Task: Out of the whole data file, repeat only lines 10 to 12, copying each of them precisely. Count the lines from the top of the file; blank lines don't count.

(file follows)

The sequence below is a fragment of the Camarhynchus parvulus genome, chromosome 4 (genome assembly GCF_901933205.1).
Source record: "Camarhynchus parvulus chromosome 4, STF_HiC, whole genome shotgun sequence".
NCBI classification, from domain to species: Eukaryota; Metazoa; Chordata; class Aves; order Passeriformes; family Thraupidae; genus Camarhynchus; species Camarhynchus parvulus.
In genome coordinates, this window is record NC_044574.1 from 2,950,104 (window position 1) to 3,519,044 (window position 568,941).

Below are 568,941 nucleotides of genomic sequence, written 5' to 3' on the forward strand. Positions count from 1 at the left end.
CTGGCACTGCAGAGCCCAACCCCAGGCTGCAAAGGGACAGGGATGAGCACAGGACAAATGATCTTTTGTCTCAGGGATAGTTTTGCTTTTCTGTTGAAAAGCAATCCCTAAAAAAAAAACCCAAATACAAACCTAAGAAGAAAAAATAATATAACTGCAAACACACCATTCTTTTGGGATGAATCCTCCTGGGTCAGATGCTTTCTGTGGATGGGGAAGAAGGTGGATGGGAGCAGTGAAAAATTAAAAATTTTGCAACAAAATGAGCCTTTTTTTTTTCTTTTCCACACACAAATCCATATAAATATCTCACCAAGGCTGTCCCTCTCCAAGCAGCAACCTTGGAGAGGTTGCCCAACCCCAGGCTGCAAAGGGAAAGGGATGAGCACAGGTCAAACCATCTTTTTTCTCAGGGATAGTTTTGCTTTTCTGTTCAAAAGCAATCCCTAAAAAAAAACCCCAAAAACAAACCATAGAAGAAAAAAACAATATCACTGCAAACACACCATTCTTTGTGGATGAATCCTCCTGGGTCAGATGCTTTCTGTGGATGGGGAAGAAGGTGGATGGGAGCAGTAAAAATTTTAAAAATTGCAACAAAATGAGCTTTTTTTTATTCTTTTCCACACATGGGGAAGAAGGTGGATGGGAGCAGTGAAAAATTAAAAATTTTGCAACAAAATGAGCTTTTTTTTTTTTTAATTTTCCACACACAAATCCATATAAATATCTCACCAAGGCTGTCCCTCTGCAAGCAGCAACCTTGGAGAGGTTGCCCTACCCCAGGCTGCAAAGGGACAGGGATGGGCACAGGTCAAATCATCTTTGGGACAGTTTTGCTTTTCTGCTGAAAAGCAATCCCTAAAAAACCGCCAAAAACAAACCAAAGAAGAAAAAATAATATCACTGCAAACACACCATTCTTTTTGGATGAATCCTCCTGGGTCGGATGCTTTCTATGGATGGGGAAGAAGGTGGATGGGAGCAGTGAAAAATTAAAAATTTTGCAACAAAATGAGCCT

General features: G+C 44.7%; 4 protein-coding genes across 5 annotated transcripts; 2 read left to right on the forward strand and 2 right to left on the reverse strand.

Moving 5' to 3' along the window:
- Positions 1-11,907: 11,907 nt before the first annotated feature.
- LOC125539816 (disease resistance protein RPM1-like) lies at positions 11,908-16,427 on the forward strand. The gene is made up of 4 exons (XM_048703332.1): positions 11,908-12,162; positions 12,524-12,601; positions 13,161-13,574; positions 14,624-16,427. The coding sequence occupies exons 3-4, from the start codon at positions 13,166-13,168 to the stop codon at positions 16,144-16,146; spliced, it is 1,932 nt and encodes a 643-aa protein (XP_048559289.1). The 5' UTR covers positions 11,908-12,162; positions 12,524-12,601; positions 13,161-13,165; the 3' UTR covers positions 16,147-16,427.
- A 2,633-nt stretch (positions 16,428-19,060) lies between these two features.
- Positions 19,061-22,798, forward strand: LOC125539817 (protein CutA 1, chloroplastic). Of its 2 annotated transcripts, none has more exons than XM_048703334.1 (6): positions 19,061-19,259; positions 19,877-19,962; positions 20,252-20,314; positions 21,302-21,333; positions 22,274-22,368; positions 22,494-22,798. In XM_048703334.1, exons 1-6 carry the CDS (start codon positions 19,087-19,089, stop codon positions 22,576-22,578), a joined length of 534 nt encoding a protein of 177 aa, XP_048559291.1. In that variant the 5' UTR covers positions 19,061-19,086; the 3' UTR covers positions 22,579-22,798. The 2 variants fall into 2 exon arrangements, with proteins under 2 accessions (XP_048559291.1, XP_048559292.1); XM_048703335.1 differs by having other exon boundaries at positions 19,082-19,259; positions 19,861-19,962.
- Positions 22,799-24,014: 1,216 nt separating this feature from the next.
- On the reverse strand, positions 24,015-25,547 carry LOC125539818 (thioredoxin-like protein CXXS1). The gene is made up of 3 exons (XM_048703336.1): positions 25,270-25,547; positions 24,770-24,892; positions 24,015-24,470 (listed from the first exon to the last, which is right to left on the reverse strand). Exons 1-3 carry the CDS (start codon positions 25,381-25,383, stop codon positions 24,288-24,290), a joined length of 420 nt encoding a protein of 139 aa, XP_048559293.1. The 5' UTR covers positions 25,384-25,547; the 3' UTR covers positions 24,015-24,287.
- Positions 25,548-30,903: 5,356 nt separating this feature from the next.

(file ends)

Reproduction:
- LOC125539816 (disease resistance protein RPM1-like) lies at positions 11,908-16,427 on the forward strand. The gene is made up of 4 exons (XM_048703332.1): positions 11,908-12,162; positions 12,524-12,601; positions 13,161-13,574; positions 14,624-16,427. The coding sequence occupies exons 3-4, from the start codon at positions 13,166-13,168 to the stop codon at positions 16,144-16,146; spliced, it is 1,932 nt and encodes a 643-aa protein (XP_048559289.1). The 5' UTR covers positions 11,908-12,162; positions 12,524-12,601; positions 13,161-13,165; the 3' UTR covers positions 16,147-16,427.
- A 2,633-nt stretch (positions 16,428-19,060) lies between these two features.
- Positions 19,061-22,798, forward strand: LOC125539817 (protein CutA 1, chloroplastic). Of its 2 annotated transcripts, none has more exons than XM_048703334.1 (6): positions 19,061-19,259; positions 19,877-19,962; positions 20,252-20,314; positions 21,302-21,333; positions 22,274-22,368; positions 22,494-22,798. In XM_048703334.1, exons 1-6 carry the CDS (start codon positions 19,087-19,089, stop codon positions 22,576-22,578), a joined length of 534 nt encoding a protein of 177 aa, XP_048559291.1. In that variant the 5' UTR covers positions 19,061-19,086; the 3' UTR covers positions 22,579-22,798. The 2 variants fall into 2 exon arrangements, with proteins under 2 accessions (XP_048559291.1, XP_048559292.1); XM_048703335.1 differs by having other exon boundaries at positions 19,082-19,259; positions 19,861-19,962.